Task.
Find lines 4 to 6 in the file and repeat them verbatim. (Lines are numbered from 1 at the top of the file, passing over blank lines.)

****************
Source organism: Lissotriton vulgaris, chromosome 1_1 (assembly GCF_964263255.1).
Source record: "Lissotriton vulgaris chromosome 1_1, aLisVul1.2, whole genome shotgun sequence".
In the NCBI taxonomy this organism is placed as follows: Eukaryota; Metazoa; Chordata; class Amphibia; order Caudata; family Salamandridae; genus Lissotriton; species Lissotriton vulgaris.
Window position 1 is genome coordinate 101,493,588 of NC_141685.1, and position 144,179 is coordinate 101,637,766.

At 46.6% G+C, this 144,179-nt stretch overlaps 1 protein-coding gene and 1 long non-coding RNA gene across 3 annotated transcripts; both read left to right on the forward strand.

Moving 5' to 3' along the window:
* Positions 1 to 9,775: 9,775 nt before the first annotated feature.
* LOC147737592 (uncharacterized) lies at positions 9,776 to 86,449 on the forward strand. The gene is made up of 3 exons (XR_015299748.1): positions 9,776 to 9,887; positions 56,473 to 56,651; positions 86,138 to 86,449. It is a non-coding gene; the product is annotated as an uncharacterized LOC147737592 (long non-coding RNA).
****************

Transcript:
Window position 1 is genome coordinate 101,493,588 of NC_141685.1, and position 144,179 is coordinate 101,637,766.

At 46.6% G+C, this 144,179-nt stretch overlaps 1 protein-coding gene and 1 long non-coding RNA gene across 3 annotated transcripts; both read left to right on the forward strand.

Moving 5' to 3' along the window: